“And I looked, and behold! a pale horse; and the one seated upon it had the name Death.”
“Do the Four Horsemen of the Apocalypse indicate that the events of Revelation have already begun?”
The character of the horsemen might give that impression, but it is not so. Rather they depict the context, or adverse conditions on Mankind, in which the events of Revelation take place.
Ride of the HorsemenThree of the horsemen represent war, impoverishment and death – crises which have always been with us. These are not Divine creations, but personifications of the consequences of our flawed human character as it has developed during our era of independence. The other (first) horseman is Jesus Christ – the one who has been given a crown – who will complete the conquest he began when he “conquered the world” by his ransom sacrifice in the 1st century (John 16:33).
The first horseman is not chasing the other three horses directly, but rather is riding against that which causes them: wayward Mankind:
And I saw the heaven opened, and, look! a white horse. And the one seated upon it is called Faithful (Galatians 3:23-25) and True (John 8:32), and he judges and fights in righteousness. His eyes are a fiery flame, and many diadems are upon his head. He has a name written that not even one perceived unless [they were of the] same [leaning as Jesus Christ], and he is arrayed with an outer garment sprinkled with blood, and the name he is called is “The Word of God” (John 1:1).
Removing the CauseHere, having concluded his conquests of rebellious ones, Jesus Christ wears “many diadems” – just as the Mediaeval King of England, Scotland and France had a triple crown and Pharaoh wore a dual crown representing the King of the north and the King of the south. These “many diadems” represent the crowns of rebellious kings (Revelation 17:12-14) who wage war on Jesus Christ during his reign, whose diadems Jesus Christ will take for himself as he vanquishes them during his conquest. When that aspect of human behaviour has been removed, those three horsemen — War, Impoverishment and Death — will no longer have the catalyst to sustain them.
As a “closing bookend” to this, Revelation tells us of the moment when Jesus’ reign concludes and God takes possession of the earth:
“The tent of God is with Mankind, and He will reside with them and they will be His peoples. God Himself will be with them. And He will wipe out every tear from their eyes, and death will be no more, neither mourning, nor outcry nor pain be anymore. The former things have passed away.”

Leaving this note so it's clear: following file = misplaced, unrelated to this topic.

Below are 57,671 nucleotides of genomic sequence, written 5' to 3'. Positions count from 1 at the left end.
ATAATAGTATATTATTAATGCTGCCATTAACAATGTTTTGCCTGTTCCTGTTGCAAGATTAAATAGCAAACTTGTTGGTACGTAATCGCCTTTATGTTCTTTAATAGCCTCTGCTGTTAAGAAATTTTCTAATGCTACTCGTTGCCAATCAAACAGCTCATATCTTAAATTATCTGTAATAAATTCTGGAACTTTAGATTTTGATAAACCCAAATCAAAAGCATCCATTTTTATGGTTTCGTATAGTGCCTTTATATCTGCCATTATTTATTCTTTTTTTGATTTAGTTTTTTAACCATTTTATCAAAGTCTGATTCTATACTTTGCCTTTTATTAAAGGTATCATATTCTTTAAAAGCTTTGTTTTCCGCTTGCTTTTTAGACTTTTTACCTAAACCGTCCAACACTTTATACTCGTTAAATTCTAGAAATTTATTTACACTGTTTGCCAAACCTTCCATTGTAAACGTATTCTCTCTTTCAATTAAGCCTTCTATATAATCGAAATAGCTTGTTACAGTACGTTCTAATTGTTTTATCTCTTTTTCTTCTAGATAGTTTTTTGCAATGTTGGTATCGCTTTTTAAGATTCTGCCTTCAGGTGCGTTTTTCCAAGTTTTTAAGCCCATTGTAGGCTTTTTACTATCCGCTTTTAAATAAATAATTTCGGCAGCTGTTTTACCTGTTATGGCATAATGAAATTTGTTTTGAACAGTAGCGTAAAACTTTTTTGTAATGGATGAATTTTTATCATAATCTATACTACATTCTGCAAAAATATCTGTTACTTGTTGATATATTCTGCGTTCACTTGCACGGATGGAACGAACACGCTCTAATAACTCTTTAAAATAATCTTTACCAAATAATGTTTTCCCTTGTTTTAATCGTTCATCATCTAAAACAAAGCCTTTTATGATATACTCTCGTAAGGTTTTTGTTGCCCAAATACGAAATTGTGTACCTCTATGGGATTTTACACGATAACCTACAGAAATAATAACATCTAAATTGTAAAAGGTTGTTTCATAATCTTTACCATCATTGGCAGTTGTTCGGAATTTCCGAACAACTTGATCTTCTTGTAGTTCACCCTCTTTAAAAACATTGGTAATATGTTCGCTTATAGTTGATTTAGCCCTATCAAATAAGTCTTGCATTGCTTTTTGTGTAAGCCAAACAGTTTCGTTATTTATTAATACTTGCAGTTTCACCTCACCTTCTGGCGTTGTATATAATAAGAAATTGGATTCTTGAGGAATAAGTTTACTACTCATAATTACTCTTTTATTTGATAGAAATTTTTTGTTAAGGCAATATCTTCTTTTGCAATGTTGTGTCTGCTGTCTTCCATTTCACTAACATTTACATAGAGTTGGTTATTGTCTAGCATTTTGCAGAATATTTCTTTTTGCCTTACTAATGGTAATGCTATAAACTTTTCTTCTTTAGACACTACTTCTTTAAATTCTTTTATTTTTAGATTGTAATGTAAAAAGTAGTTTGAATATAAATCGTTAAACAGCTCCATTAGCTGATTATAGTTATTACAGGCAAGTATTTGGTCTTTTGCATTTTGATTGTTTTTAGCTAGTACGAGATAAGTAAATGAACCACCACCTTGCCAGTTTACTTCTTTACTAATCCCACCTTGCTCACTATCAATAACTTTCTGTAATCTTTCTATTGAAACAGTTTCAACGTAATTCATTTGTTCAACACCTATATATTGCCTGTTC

Just as these act as “bookends” to the vision’s events, so too Revelation 19:11-17 acts as a primer to identify the rider of the white horse as the King Jesus Christ.These former things – represented by those three horsemen – will have run to their finish by the action of the first horseman, Jesus Christ, who removes their cause and educates remaining Mankind toward life. Once removed, our King to be Almighty God Jehovah (1st to the Corinthians 15:24-28) will prevent them from ever happening again.
However, besides explaining their character and demise, Revelation also shows when these horses will begin their ride.
TimingThe first event of Christ’s reign is depicted as a great shout of praise:
And I heard every creature that is in heaven and on earth and underneath the earth and on the sea, and all the things in them, saying:
“To the One sitting on the throne and to the Lamb be the blessing and the honour and the glory and the might forever and ever.”
This unanimous shout of praise from the earth has never happened before, but it will spring from the worldwide expression of relief at God’s Divine Rescue from the climate crisis. Hearts will have different motives: some in relief at the rescue, others in delight at our Lord’s return, others at God’s Own intervention, whereas others - especially those in the Heavens - will be giving thanks that all creation has begun to be united again under God’s care. Whatever the hearts motives, this will be a unique cry of praise.
Only after this do the horsemen begin their ride. Firstly the white horse signifying the start of Christ’s reign to complete the conquest he began spiritually at his resurrection. Later, the three horses which follow show that despite his reign, the familiar problems of war, famine and death will intrude horribly, caused by the unrest precipitated by those who rebel against the new way — the ones who are the subject of the dreadful events in Revelation.
Establishing the ContextThe similarity between the characters of the three horsemen and Mankind’s problems today is inevitable, because they are the same problems. However the theme of the Bible has not concluded, our Lord has not yet returned, his coronation – a glorious and unmistakeable event – has not taken place: the Lord’s day (Revelation 1:10) – the era in which the events of the vision of Revelation all take place — has not yet begun. In showing the context for the start of Revelation, the apostle John shows that these problems will continue – even during our Lord’s reign. But when those who cause them have been removed or educated to a finer way of life, then those former things will have passed away — forever.